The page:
Finance Minister Trevor Manuel gave a firm indication yesterday of government's commitment to combating HIV/AIDS, by almost doubling the amount available to fight the epidemic in the national budget.
In a carefully worded response to questions from the media, Manuel also indicated provision had been made in the budget for antiretroviral medicines should government decide to begin distributing the drugs in public healthcare facilities.
Government indicated its investigations of the feasibility and costing of such a programme were far advanced, and recommendations were nearly ready.
Spending on HIV/AIDS will increase to R1,9bn, from slightly more than R1bn last year and R348m the year before.
The funds will be spread across the health, education and welfare departments.
The bulk of the monies allocated will, however, be disbursed by the national and provincial health departments.
Manuel said the HIV/AIDS allocation would increase to R2,9bn in 2004-05 and R3,5bn in the following year.
The money would be used to extend preventive programmes and finance medically appropriate treatment for HIV/AIDS, Manuel said.
HIV/AIDS spending accounts for a large portion of provinces' health spending, but is not accounted for separately.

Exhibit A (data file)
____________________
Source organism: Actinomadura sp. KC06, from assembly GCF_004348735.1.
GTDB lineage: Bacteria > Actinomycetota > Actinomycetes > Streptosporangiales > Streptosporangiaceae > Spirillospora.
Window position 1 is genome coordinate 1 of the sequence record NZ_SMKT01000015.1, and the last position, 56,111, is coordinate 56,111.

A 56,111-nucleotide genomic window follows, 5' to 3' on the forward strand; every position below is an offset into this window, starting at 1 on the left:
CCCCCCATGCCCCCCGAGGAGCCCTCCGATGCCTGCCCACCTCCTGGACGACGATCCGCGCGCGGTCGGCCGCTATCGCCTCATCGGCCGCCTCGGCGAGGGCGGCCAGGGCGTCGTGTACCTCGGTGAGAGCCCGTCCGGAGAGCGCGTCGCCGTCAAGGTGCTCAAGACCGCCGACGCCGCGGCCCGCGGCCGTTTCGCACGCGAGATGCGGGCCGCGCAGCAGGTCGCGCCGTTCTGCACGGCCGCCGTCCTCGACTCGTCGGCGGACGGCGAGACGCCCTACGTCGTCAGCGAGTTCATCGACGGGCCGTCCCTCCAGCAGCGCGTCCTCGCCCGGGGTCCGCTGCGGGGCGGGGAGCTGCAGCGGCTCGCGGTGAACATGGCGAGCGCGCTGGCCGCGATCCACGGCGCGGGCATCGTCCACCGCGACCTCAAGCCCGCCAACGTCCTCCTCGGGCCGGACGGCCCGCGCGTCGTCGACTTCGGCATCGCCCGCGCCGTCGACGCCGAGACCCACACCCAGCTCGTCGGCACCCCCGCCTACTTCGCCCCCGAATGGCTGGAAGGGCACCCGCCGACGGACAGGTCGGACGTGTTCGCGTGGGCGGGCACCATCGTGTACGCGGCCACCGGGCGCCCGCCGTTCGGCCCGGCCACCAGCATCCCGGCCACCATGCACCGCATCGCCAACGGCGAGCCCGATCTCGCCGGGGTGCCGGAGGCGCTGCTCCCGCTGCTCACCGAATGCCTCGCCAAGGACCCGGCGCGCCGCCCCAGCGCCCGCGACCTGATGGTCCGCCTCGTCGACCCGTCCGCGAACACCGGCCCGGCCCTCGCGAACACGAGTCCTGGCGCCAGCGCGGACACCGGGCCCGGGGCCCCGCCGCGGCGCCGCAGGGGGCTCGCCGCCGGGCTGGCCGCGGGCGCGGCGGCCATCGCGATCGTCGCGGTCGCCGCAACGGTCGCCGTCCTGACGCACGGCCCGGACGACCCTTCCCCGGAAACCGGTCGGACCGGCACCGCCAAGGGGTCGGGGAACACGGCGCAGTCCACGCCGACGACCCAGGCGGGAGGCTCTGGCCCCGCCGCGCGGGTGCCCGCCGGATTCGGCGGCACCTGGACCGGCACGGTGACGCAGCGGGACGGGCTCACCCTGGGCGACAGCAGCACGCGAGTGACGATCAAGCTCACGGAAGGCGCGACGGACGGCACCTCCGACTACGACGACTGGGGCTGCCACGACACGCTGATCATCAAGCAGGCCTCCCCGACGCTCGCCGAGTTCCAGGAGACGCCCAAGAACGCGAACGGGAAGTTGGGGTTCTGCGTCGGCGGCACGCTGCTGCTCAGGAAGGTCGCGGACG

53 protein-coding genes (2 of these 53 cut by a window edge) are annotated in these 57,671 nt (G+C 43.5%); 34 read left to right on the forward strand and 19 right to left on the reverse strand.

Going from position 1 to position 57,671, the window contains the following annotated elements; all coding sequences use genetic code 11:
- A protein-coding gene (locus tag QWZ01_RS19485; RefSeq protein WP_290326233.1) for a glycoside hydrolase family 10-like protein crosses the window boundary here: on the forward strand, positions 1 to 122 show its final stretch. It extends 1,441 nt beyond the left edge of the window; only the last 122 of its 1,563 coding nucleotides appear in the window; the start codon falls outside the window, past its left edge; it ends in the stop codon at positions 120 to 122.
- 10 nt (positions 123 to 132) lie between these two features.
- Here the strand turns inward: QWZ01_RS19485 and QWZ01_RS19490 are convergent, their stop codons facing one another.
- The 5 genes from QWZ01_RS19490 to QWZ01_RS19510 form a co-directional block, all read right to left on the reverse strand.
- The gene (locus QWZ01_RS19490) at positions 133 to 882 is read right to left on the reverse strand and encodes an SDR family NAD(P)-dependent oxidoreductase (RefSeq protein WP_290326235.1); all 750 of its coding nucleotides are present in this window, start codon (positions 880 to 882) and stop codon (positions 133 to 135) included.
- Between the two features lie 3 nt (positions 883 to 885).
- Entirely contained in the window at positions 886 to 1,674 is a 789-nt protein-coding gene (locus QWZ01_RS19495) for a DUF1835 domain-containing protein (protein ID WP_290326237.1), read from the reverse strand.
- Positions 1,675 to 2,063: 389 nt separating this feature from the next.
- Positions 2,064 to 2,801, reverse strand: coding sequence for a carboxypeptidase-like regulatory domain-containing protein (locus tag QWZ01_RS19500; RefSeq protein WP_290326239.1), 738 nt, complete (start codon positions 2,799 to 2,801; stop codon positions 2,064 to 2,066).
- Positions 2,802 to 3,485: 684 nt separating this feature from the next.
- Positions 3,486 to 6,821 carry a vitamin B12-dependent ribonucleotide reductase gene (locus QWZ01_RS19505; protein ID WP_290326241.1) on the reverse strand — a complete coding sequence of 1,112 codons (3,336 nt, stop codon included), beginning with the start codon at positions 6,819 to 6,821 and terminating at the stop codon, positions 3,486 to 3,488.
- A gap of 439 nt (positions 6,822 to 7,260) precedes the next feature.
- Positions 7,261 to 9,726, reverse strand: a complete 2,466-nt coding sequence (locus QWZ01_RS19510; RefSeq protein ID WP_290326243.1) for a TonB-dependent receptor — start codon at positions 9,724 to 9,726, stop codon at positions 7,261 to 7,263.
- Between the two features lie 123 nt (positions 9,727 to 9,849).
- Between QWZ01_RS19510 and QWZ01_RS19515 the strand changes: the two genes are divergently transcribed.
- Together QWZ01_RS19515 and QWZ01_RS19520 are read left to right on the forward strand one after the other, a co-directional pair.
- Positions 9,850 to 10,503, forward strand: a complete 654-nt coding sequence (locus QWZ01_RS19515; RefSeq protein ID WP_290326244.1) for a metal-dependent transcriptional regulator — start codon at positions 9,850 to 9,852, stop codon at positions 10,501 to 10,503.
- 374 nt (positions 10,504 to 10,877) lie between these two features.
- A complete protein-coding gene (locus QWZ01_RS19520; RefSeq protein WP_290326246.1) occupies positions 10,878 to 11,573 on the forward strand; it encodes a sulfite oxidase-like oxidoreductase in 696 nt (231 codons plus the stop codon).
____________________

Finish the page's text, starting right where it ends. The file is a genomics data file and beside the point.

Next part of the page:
Grants to provinces under the banner of the R666m HIV/AIDS and tuberculosis programme include allocations for the prevention of mother-to-child transmission of HIV, condom distribution, partnerships with nongovernmental organisations, and contributions to the Global Fund to Fight AIDS, TB and Malaria.
In total, health spending will increase 12% to R39,1bn.
The health budget has given special emphasis to service delivery this year, with R3,1bn set aside to improve provincial hospitals through the hospital revitalisation programme over the next three years.
This money will go towards rehabilitation of hospitals, the buying of new equipment and improving management.
The budget also makes a two-pronged attack on the thorny issue of attracting and retaining healthcare professionals in the public sector.
The rural allowance for doctors, specialists and dentists is to be increased significantly in 2003-04. The allowance will also be extended to a wider range of skilled personnel. At the same time, salaries for a range of health professionals are to be increased under the banner of the so-called Scarce Skills Strategy.
Policies for both these sets of incentives are being finalised by the departments of health and public service and administration in consultation with the Bargaining Council. (Source:
Business Day, 27 February 2003)